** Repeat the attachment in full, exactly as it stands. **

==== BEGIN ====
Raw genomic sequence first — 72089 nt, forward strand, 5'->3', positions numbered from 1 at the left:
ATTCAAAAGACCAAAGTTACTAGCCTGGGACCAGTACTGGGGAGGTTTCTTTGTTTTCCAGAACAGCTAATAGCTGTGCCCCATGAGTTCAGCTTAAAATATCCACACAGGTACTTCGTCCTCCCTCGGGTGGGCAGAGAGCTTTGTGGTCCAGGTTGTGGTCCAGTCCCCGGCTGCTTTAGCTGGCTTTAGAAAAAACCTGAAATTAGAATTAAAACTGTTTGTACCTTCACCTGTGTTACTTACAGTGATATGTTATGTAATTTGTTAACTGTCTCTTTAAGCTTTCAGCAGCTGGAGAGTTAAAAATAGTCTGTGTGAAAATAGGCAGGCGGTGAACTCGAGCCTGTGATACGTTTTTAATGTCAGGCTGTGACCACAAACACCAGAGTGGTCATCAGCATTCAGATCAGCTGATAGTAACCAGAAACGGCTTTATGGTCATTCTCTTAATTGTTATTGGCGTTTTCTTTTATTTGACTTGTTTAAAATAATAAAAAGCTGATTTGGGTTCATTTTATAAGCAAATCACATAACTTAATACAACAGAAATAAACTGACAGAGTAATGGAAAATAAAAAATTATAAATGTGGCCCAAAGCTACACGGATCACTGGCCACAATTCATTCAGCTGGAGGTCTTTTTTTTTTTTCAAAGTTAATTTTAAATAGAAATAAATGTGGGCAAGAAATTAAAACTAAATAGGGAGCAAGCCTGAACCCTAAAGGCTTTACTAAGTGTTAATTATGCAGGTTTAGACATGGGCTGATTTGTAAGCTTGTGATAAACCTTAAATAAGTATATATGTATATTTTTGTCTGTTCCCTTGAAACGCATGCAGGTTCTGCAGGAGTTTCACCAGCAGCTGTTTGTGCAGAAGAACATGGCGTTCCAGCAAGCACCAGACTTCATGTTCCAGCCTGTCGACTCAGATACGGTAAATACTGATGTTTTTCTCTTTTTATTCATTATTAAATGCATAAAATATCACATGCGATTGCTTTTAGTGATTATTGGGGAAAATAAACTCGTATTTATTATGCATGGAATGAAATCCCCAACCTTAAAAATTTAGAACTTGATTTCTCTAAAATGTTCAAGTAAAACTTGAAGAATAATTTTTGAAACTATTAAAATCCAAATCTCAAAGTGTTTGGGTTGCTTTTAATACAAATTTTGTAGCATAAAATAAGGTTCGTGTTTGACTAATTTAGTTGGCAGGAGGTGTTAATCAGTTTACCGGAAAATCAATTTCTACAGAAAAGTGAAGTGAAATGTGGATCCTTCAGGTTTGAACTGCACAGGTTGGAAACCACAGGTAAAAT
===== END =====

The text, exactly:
Raw genomic sequence first — 72089 nt, forward strand, 5'->3', positions numbered from 1 at the left:
ATTCAAAAGACCAAAGTTACTAGCCTGGGACCAGTACTGGGGAGGTTTCTTTGTTTTCCAGAACAGCTAATAGCTGTGCCCCATGAGTTCAGCTTAAAATATCCACACAGGTACTTCGTCCTCCCTCGGGTGGGCAGAGAGCTTTGTGGTCCAGGTTGTGGTCCAGTCCCCGGCTGCTTTAGCTGGCTTTAGAAAAAACCTGAAATTAGAATTAAAACTGTTTGTACCTTCACCTGTGTTACTTACAGTGATATGTTATGTAATTTGTTAACTGTCTCTTTAAGCTTTCAGCAGCTGGAGAGTTAAAAATAGTCTGTGTGAAAATAGGCAGGCGGTGAACTCGAGCCTGTGATACGTTTTTAATGTCAGGCTGTGACCACAAACACCAGAGTGGTCATCAGCATTCAGATCAGCTGATAGTAACCAGAAACGGCTTTATGGTCATTCTCTTAATTGTTATTGGCGTTTTCTTTTATTTGACTTGTTTAAAATAATAAAAAGCTGATTTGGGTTCATTTTATAAGCAAATCACATAACTTAATACAACAGAAATAAACTGACAGAGTAATGGAAAATAAAAAATTATAAATGTGGCCCAAAGCTACACGGATCACTGGCCACAATTCATTCAGCTGGAGGTCTTTTTTTTTTTTCAAAGTTAATTTTAAATAGAAATAAATGTGGGCAAGAAATTAAAACTAAATAGGGAGCAAGCCTGAACCCTAAAGGCTTTACTAAGTGTTAATTATGCAGGTTTAGACATGGGCTGATTTGTAAGCTTGTGATAAACCTTAAATAAGTATATATGTATATTTTTGTCTGTTCCCTTGAAACGCATGCAGGTTCTGCAGGAGTTTCACCAGCAGCTGTTTGTGCAGAAGAACATGGCGTTCCAGCAAGCACCAGACTTCATGTTCCAGCCTGTCGACTCAGATACGGTAAATACTGATGTTTTTCTCTTTTTATTCATTATTAAATGCATAAAATATCACATGCGATTGCTTTTAGTGATTATTGGGGAAAATAAACTCGTATTTATTATGCATGGAATGAAATCCCCAACCTTAAAAATTTAGAACTTGATTTCTCTAAAATGTTCAAGTAAAACTTGAAGAATAATTTTTGAAACTATTAAAATCCAAATCTCAAAGTGTTTGGGTTGCTTTTAATACAAATTTTGTAGCATAAAATAAGGTTCGTGTTTGACTAATTTAGTTGGCAGGAGGTGTTAATCAGTTTACCGGAAAATCAATTTCTACAGAAAAGTGAAGTGAAATGTGGATCCTTCAGGTTTGAACTGCACAGGTTGGAAACCACAGGTAAAAT